5 Resume Mistakes You Want to Avoid

Lisa McDonald 05/08/2018 Recent News

I’ve worked in Human Resources for over 20 years in four different industries. In my career I’ve seen the same mistakes repeated on resumes across all industries. But in the field of Integrative and Functional Medicine I’m seeing a mistake I rarely experienced in manufacturing, sales, or in the financial industry.

Let’s start with the common mistakes made industry wide.

1. Errors: Typos, Bad Grammar, Incorrect Information.
Sometimes a resume stands out for the wrong reason. It seems obvious but it happens regularly. A CareerBuilder survey found that 58% of resumes have typos.

This is your first contact with an employer, and if you have errors on your resume, it could be your last. Make sure you use spell check and if you don’t have a trusted peer to review your resume, there are professional resources where you can find help. If you want to make sure the grammar is correct and everything flows you can hire professionals through platforms like Upwork or Fiverr.

And make sure your contact information is correct or you may miss an important message. On many occasions, I’ve tried to call someone and the number was wrong. Or I receive a reply to my sourcing email 2 months later because the candidate didn’t check that mailbox regularly. Your resume should have an email address you check regularly.

2. Your resume format is too complicated.
I’ve seen candidates get caught up in creating a unique resume in hopes it will stand out, but if you’re not a graphic designer looking for a job this attempt can back fire. A hiring manager will start to lose interest if the resume is hard to read or they can’t easily identify that you have the basic qualifications for the position, which encourages them to take a closer look.

There’s no need to use a lot of different fonts or colors. Keep it organized, simple and easy to read. In our field, they want to see your experience, credentials and education. They aren’t looking for the state of the art resume; they’re looking for a candidate who is educated and passionate about state of the art medicine.

3. Generic Resume.
One size does not fit all. You should write the resume specifically for the position to show the employer why you’re the right person for their role. Remember, it’s just a quick glance over your resume at first. You want to capture their attention so they will take the time to dive deeper to determine if you are the right fit. You need to tailor the resume for each position you’re applying.

One easy fix for this is starting off with an objective or summary statement. Don’t just say you’re looking for a job in Integrative and Functional Medicine, show them why they should hire you. Their job posting states what they are looking for so look through that closely, as well as the employer’s website. Now you can write a summary as an introduction about yourself detailing your skills and experience that make you a perfect fit for their position.

If you’re applying for a job at a large organization, they may use recruiting software that searches for keywords in the position. If you don’t have those keywords in your resume, you may not even get a view from a recruiter. It takes more time to customize your resume for the position, but if you’re truly interested in the opportunity it’s worth the time.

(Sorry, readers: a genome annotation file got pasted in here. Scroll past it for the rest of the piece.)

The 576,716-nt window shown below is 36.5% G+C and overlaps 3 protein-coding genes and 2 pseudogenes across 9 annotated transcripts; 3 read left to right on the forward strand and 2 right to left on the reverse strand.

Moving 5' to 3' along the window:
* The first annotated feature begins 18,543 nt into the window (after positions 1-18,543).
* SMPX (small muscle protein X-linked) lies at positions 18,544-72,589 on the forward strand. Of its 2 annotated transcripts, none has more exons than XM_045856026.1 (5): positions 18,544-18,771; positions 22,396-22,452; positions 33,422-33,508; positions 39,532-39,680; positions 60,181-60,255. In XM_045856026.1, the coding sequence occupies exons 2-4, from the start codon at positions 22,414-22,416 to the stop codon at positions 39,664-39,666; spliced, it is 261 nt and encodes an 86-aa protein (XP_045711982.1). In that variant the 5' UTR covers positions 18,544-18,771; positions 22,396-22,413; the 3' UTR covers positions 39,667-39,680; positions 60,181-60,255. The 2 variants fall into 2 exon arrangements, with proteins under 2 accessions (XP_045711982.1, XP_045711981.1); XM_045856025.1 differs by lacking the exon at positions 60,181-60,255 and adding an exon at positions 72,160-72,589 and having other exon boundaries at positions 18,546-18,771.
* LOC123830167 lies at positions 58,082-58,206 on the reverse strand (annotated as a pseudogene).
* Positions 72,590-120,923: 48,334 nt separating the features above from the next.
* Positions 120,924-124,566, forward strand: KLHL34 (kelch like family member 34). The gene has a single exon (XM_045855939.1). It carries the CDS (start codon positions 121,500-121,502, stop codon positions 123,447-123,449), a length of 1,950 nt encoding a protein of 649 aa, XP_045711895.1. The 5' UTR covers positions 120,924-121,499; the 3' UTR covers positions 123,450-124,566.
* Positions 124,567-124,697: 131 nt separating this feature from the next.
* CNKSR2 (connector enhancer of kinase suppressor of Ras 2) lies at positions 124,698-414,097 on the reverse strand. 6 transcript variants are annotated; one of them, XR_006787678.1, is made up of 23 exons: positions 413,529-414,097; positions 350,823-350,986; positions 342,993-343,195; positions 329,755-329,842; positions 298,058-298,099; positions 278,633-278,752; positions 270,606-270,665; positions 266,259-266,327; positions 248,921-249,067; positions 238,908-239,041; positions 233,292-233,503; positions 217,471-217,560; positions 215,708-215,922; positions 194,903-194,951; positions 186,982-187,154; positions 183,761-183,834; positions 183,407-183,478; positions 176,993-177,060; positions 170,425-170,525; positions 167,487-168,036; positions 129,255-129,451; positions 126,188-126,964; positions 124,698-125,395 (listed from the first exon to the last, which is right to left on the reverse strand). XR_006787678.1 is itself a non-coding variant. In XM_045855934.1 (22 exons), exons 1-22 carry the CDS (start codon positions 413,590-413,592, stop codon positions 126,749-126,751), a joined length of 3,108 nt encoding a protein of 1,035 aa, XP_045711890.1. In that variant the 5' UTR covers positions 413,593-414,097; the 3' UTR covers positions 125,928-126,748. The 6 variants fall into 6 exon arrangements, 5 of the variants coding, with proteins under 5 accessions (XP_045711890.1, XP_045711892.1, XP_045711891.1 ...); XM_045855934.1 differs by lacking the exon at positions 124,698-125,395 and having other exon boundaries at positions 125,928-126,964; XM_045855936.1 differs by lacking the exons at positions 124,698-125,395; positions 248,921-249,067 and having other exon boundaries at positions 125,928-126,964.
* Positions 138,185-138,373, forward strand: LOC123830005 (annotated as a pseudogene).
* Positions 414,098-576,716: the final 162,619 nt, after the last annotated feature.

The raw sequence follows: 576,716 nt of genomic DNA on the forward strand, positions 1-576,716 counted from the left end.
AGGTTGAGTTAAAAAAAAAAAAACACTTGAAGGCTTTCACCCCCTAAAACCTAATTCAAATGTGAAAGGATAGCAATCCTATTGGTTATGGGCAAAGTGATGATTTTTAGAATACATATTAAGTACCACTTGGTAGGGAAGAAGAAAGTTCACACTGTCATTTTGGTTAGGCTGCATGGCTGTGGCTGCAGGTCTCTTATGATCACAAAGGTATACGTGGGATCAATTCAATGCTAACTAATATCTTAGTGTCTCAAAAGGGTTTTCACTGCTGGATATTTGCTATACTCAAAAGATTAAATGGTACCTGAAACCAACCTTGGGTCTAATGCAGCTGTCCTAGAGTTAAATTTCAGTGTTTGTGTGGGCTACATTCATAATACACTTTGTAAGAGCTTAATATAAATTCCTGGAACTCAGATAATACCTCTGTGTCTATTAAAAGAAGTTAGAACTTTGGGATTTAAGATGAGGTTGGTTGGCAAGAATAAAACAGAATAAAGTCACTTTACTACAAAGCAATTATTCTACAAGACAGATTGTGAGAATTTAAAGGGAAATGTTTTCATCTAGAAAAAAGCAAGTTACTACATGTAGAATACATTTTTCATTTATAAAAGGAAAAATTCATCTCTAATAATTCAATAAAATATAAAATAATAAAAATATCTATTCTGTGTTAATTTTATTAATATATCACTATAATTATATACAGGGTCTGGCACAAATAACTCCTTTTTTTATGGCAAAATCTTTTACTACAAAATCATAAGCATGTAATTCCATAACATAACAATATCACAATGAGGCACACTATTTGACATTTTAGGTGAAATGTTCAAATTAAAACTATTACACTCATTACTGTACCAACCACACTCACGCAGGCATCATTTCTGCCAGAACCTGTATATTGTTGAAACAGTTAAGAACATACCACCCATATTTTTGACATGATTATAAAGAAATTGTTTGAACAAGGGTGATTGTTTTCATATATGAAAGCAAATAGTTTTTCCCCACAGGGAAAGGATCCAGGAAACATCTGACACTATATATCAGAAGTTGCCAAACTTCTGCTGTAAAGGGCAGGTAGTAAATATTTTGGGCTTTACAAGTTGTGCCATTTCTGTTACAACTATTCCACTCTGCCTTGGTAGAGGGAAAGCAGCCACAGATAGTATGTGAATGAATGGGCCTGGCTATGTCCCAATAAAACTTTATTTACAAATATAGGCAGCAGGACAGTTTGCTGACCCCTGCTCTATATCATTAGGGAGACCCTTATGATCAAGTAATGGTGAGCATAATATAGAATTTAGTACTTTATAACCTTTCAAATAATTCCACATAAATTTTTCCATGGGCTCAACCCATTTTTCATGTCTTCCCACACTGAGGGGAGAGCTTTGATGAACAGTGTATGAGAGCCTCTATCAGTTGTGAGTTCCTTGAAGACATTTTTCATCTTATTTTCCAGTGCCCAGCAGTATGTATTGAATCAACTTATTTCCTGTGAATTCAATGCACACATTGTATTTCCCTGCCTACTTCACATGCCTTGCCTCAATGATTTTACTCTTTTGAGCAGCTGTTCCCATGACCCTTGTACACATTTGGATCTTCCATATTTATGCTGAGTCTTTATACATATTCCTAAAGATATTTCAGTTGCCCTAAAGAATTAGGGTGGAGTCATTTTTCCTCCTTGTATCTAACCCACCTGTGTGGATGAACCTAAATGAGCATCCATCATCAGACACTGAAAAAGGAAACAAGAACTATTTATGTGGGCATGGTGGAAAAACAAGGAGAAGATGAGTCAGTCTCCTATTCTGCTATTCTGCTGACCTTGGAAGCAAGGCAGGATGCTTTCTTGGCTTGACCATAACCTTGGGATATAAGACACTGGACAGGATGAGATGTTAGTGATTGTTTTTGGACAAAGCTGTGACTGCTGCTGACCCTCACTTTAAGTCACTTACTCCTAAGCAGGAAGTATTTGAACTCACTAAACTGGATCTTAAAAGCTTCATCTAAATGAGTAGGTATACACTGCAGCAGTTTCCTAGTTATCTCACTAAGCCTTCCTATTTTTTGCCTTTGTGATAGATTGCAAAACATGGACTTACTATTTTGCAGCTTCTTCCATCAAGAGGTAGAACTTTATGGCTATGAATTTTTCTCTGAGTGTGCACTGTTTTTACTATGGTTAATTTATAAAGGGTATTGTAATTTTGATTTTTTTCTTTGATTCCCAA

If I review a cookie-cutter resume with no customization for the position, my first glance interprets that the candidate isn’t very interested in this position and is just blasting their resume out to all openings.

4. Too Much Personal Information.
Your age, marital status, race, ethnicity, religious or political affiliations don’t belong on a resume. A hiring manager wants to know about your experience, education, skills and credentials. In our field, hobbies can be relevant because they show your passion towards lifestyle medicine – you practice what you preach. But the other personal details are not relevant. Leave out anything that could trigger bias.

And finally, the mistake I’m seeing too often on resumes in Integrative and Functional Medicine.

5. Not Including Your Integrative and Functional Medicine Education.
I mentioned in a previous Blog the importance of including your education in your LinkedIn profile. I also discussed my surprise when I don’t see a candidate include their education in the field on their resume or website.

If you want to gain the attention of the hiring manager, make sure to include your education in the field on your resume and ensure that it will be easy to see. Don’t hide your education deep in your resume or at the bottom.

Getting education in Integrative and Functional Medicine sets you apart and shows your dedication to working in patient-centered care. A hiring manager will give you a closer look when they see this.

In other industries, I noticed candidates never left out advanced education they obtained and it was always in their LinkedIn profile. It’s critical to showcase advanced education in Integrative and Functional Medicine as well. A hiring manager will recognize your credibility in the field and it builds trust with patients.

If you have a website you should include your education in Integrative and Functional Medicine in your Bio. And highlight Certifications, Fellowships and Board Certifications on your landing page. Patients are becoming savvy in vetting their practitioners. They’ll be more confident about choosing you if they see you’ve obtained education in the field from an accredited or reputable institution.

Your Best Marketing Tool Can Open Doors

Your resume is your best marketing tool when seeking a new opportunity. Make sure it is easy to read, targeted to the opportunity, accurate and comprehensive in showcasing all your credentials, experience and education. This one snapshot of your career can open the door to your dream job.